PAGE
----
Staying healthy is hard. It requires making decisions and trade-offs day in and day out, to do the right thing -- which is the best thing -- for personal health. If you have a chronic condition, like diabetes or high blood pressure, those decisions and trade-offs become more complex and, simultaneously, more important.
But making healthy decisions and managing chronic conditions isn’t what gets any of us out of bed in the morning.
Most of us turn to tools and technology to make life easier and generally simplify the things we don’t want to exert mental effort on. All of those small, seemingly throw-away decisions add up to create the roadmap of our health (and, therefore, our life), so utilizing some sort of external tool frees up just a bit of mental space each day.
So why does it sometimes feel like these tools and technologies -- especially when it comes to healthcare -- create more work and add to our mental load? Broadly speaking, the missing element is design; more specifically, user (or human)-centered design.
Building With You, Not For You
IDEO, one of the most innovative design firms in the world, describes human-centered design as follows:
Human-centered design offers problem solvers of any stripe a chance to design with communities, to deeply understand the people they’re looking to serve, to dream up scores of ideas, and to create innovative new solutions rooted in people’s actual needs.
In many ways, it would appear that tools and technologies in healthcare have focused more on solving problems for users, rather than solving problems with users, resulting in solutions that are pure function and no empathy.
Presently and historically, there is and has been a lack of user perspective and participation in discussion about their own health management. From the doctors’ offices to app construction, the daily (if not hourly) user experience is largely disregarded.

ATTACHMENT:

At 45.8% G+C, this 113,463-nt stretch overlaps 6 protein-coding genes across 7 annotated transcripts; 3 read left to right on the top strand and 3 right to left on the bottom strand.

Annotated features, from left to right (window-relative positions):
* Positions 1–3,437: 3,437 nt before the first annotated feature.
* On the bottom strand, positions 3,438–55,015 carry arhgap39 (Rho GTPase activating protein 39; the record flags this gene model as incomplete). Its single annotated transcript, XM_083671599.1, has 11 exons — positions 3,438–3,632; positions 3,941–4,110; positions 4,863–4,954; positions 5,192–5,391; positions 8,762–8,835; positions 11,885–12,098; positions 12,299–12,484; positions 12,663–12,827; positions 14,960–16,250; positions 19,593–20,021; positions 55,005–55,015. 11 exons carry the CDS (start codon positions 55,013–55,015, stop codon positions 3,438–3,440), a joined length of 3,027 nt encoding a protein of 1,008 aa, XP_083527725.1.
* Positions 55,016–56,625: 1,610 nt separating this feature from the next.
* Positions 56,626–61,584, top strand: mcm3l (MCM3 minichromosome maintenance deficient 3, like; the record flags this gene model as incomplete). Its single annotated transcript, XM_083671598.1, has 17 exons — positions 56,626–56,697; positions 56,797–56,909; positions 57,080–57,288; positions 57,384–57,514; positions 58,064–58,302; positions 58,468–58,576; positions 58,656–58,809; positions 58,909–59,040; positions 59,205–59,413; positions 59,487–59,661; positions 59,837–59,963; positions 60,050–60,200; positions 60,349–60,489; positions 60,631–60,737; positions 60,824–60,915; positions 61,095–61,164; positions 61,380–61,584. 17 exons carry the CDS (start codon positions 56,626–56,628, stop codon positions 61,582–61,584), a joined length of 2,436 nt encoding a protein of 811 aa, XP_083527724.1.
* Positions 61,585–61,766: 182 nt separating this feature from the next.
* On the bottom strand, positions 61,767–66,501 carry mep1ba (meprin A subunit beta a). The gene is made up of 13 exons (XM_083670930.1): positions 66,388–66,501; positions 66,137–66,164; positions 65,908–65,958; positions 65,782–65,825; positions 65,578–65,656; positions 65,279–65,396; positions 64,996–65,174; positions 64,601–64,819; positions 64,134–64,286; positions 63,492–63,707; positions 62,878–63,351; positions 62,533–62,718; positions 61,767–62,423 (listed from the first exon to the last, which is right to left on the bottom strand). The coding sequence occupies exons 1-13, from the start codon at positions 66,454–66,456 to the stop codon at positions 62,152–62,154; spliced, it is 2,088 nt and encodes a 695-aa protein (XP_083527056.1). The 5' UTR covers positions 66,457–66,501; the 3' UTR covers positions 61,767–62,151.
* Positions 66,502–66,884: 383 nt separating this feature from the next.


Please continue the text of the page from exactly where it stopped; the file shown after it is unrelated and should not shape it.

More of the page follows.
Traditional health management tools, like a glucose meter or blood pressure cuff, are built like calculators: input in, numbers out. But managing one’s health conditions happens in the context of day-to-day life, which can’t be captured by these tools.
On a daily basis, people face different external challenges (tight deadlines, balancing working from home with childcare, COVID-19) and feel varying emotions, motivation, and levels of energy. Healthcare tools need to take all of these into consideration if they are going to effectively help people manage their health within the constraints of real life.
Building for Humans, Not Systems
I was at a health conference a few years ago when a speaker likened disrupting healthcare to disrupting transportation. It goes something like this: When people wanted to go from point A to point B, at one point in time, you could walk, or you could ride a horse. At some point, a horse wasn’t fast enough -- people needed cars. But to get even further, say across the ocean, people need ships. When the fastest ship simply isn’t fast enough? Well, now you’re in the business of building planes.